It took me a while to summarize this race, it was an important one for me, a personal milestone and a big #goalrace for many of our Tribe Fitness crew on July 10th, 2016.
Training Leading Up to Race Day
When I had signed up for TTF in December of 2015 I had committed to the Olympic distance, it seemed like a great challenge having completed a duathlon last summer and having two half marathons planning for the spring racing season. Over the winter months I committed to swimming weekly on Tuesday evenings with the Tribe Fitness family and was averaging 1.5km per swim in around 30 minutes, my running was getting stronger with all of my half marathon training and getting on the bike a few times a month wasn’t too difficult.
As the winter progressed I was feeling really confident in the Olympic distance, it was mileage that was becoming normal for me and I was ready to start brick training in May, along with transitioning my swims to open water. As many things in life sometimes we make changes to our plan and for me as much as I was ready for the Olympic distance I made a decision in June to switch to the Sprint distance for two reasons (1) I really wanted to be on the route at the same time as my Tribe Fitness ladies who were running their first triathlon – at TTF the Olympic start time is much earlier than the Spring and (2) I was aware that things at work would be picking up and I didn’t want to be worried about trying to squeeze workouts in/rest when I was trying to focus my efforts on important projects at work. For me it came down to wanting race hard but also share this day with my Tribe family!
The few weeks leading into the race I felt really good – I had gotten my wetsuit on and zipped up, I had joined the LOST Swimming Club in Oakville thanks to my fellow #solesister Kim, I had been getting in long rides with my Dad and was finally feeling comfortable in swimming in open water that was unpredictable in temperature. I really felt confident in my training and the effort that I had put in leading up to race day.
On Race Weekend I experienced a few hiccups/things out of my control – which I decided during the bike portion of the race that I do not want to dwell on in this post. Long story short my wetsuit sleeve ripped during my shakeout swim on Saturday, and my ripped it really split right down the middle, probably because I’m so jacked right? Haha.
On Friday night I went to pick-up my Race Kit from the westside of Ontario Place, which to be honest was a bit inconvenient due to the lack of public transportation through Exhibition Place, how far off the main drag the Expo was located from downtown and of course wading through crowds of Keith Urban fans on their way to a concert in sweltering heat. Either way I made it to the Expo Friday after work to pick-up my kit, checkout the Expo vendors where I managed to snag a great deal on some Genuine Health Protein Bars @ 12 for $20!
Race Day – Pre-Race
Based on my kit lay down, visually you can see that I was prepped for the race in terms of my gear and equipment. Having done this one before as a newbie and spent this training season refining my attire, fuel and equipment to the best formula I could put together I felt very confident in my preparation the evening before as I packed my race/post race bag, took a trip to the Running Room to get my fuel, tuned up my bike, applied my stickers where necessary and made an last minute tweaks to my set-up.
Alex kindly offered to let me carpool with her to Toronto on race day, it was an awesome way to pump-up prep race and help each other keep our nerves at bay. Alex wanted the full pep-talk in the car but I told her that she had 2 hours before the race and I had to save some decent motivational quotes for later!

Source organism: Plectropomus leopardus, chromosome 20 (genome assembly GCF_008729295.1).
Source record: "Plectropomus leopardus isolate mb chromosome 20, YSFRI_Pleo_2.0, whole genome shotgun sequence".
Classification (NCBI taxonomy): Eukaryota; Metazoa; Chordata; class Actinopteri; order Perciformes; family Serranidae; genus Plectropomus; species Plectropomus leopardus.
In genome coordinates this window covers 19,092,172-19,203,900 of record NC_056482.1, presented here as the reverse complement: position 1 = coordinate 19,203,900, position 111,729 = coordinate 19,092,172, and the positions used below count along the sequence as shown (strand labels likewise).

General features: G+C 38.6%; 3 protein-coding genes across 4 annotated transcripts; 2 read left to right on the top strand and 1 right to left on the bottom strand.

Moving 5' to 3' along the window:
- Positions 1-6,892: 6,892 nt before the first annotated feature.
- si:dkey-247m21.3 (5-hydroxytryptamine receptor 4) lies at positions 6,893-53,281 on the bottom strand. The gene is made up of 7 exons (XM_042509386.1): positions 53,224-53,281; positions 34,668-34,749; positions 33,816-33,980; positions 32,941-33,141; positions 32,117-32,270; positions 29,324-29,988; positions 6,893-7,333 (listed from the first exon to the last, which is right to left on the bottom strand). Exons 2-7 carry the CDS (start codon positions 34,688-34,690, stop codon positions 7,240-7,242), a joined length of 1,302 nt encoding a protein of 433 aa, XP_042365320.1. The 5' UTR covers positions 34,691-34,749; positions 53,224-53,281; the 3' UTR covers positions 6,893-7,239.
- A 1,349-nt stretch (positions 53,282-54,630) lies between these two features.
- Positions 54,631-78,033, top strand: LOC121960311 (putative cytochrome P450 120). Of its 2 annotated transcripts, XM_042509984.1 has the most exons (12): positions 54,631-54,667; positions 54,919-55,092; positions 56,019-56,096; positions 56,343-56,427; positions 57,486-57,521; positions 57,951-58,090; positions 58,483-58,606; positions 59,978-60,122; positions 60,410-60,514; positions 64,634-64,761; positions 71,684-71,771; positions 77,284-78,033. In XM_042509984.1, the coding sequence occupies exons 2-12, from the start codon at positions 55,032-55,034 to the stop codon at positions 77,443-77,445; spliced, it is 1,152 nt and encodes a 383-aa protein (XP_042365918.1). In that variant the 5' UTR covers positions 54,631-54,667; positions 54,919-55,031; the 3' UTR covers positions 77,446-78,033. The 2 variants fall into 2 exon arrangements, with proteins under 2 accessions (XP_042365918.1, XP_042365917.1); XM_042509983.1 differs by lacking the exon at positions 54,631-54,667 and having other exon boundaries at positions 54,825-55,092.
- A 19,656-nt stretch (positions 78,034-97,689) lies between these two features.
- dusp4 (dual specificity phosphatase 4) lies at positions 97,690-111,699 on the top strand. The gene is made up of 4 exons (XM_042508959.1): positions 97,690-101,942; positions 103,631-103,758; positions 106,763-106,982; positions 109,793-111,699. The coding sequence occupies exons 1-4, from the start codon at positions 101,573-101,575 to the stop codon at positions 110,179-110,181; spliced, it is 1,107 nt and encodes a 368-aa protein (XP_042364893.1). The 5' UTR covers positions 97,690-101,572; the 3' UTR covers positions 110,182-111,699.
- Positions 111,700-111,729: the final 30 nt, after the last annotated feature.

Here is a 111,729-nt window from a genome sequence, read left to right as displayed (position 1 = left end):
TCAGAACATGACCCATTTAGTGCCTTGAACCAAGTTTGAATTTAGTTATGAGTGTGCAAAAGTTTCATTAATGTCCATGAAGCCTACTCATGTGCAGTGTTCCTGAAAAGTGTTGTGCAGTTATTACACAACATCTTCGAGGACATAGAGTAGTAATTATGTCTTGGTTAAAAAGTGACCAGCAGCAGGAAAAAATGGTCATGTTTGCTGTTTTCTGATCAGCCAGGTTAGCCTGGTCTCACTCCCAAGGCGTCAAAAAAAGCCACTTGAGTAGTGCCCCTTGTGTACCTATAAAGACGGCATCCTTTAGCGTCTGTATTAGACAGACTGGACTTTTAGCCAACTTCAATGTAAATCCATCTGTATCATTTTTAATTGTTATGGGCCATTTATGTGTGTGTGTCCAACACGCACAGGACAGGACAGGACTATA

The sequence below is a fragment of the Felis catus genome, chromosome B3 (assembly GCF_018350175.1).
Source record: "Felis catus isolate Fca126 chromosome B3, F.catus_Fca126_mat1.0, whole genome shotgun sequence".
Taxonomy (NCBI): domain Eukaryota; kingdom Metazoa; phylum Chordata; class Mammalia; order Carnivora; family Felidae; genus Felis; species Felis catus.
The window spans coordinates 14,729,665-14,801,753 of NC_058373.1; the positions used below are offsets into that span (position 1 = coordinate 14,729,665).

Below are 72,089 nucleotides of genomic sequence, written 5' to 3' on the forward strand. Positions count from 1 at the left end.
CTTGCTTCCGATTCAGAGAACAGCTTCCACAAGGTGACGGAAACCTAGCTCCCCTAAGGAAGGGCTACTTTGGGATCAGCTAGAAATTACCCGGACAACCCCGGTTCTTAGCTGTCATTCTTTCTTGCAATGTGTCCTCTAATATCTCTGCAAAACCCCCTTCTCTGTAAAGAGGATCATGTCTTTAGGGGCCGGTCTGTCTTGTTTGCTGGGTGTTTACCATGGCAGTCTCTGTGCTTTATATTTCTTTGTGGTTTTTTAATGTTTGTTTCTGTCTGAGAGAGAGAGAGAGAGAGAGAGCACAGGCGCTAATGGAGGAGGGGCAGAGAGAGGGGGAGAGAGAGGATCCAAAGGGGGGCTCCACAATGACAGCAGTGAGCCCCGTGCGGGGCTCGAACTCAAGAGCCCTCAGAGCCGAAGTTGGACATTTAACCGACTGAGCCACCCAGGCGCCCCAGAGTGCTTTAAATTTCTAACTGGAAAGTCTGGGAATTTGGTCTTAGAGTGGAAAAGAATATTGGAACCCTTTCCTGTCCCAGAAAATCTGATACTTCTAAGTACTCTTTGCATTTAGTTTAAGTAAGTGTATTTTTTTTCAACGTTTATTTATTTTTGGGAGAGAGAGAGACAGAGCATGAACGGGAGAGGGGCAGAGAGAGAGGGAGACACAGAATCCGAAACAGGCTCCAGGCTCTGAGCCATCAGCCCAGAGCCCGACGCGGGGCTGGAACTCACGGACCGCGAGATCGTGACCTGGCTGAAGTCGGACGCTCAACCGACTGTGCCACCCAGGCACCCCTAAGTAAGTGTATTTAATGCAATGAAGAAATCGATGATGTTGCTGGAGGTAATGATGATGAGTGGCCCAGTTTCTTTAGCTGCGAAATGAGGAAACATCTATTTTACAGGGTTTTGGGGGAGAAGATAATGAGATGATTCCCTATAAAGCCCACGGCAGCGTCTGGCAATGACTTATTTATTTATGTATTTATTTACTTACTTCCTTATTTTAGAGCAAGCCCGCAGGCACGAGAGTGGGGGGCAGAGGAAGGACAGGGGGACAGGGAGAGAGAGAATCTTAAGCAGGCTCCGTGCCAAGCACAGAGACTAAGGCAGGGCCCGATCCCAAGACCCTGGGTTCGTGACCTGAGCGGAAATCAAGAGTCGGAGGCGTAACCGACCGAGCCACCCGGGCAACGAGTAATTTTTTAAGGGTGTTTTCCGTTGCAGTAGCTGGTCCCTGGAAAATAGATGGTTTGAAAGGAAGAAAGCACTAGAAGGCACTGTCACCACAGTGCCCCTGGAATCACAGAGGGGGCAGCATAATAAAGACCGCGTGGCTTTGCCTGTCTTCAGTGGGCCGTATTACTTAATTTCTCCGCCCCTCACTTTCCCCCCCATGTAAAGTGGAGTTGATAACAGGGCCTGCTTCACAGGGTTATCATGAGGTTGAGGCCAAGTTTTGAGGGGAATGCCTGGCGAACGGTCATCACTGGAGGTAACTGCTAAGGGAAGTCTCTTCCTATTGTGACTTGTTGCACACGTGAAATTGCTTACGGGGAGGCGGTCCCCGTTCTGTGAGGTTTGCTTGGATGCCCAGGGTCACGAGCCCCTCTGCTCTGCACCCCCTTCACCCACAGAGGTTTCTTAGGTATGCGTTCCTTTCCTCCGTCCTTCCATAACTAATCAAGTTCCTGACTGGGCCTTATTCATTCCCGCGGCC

Upon arriving at Ontario Place mentally I was feeling good, I had fuelled in the car, was working on my water and had arrived with plenty of time to set-up my transition zone, or so I had thought. When I arrived at my numbered rack – 1087 – I was surprised to discover someone else’s gear in my area, the two girls on either side of me mentioned it was their friend and she wanted to rack with them, unfortunately that’s not how this works. I reached out to a TTF staff member while the man on the mic announced that we had 10 minutes before the Transition Zone would close, I didn’t panic because that usually means they close entry to the Transition Zone and you get to stay in until your waved started, little did I know that at TTF it means you leave the Transition Zone for good, with your wetsuit and head down to the dock to wait for the swim. Instantly I panicked a bit, I hadn’t unpacked ANYTHING and no one wanted to help me relocated this girl – she was no where to be found, I didn’t have my race shorts on, I had to go to the bathroom. Needless to say my chill was disappearing by the second.
Finally with mere minutes left to exit the gal showed up and casually moved her stuff while I tried to throw down my transition gear and organize my items in some way as the man on the mic was reminding us to leave NOW! I managed to get to a porta-potty to change my shorts, grab my wetsuit, goggles, swim cap, part of my sanity and my girls and head to the swim dock.
Race Day – Pre-Swim
Typically I show up to a race pretty chill, I come with the mindset that I’ve done what I can in my training and there is nothing else to do but commit to the race that’s ahead and put my faith in the work. I try not to get worried about what I could have done, should have done or think about things that I have no control over. TTF was a whole different experience for me.
After walking to the swim dock with my wetsuit in my arms, wishing I had a disposable water bottle to push some extra fluids and trying to get my head together the tables turned on my for the first time every at a race. Instead of being the gal in the tribe helping everyone calm their nerves I was the one who was anxious and a little misty eyed about how the last half an hour had gone down, I was a bit frazzle to say the list.